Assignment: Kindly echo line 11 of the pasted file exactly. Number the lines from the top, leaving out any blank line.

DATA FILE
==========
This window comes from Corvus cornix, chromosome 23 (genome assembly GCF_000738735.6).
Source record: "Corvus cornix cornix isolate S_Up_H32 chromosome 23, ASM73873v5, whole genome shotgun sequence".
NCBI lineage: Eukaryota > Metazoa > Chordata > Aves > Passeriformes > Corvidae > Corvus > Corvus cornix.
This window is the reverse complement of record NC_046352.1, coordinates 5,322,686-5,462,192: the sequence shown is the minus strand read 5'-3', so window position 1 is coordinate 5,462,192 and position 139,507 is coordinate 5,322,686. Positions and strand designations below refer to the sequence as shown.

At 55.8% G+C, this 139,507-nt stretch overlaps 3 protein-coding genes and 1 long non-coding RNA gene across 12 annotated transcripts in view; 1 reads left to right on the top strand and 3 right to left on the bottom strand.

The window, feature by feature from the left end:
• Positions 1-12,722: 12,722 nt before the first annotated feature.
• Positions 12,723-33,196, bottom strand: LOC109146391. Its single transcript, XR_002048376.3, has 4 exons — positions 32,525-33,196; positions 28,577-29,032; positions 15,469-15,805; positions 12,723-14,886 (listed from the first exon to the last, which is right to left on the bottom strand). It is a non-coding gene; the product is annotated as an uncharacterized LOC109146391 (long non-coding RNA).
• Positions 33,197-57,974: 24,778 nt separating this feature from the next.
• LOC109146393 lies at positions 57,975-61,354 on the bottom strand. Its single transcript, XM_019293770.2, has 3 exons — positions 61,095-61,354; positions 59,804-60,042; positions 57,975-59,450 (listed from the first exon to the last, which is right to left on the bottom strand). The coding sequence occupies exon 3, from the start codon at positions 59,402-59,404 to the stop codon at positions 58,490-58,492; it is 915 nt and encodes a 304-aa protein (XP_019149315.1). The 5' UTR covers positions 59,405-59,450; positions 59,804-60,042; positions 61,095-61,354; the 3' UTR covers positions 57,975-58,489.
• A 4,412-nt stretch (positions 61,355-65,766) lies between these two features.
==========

• A 4,412-nt stretch (positions 61,355-65,766) lies between these two features.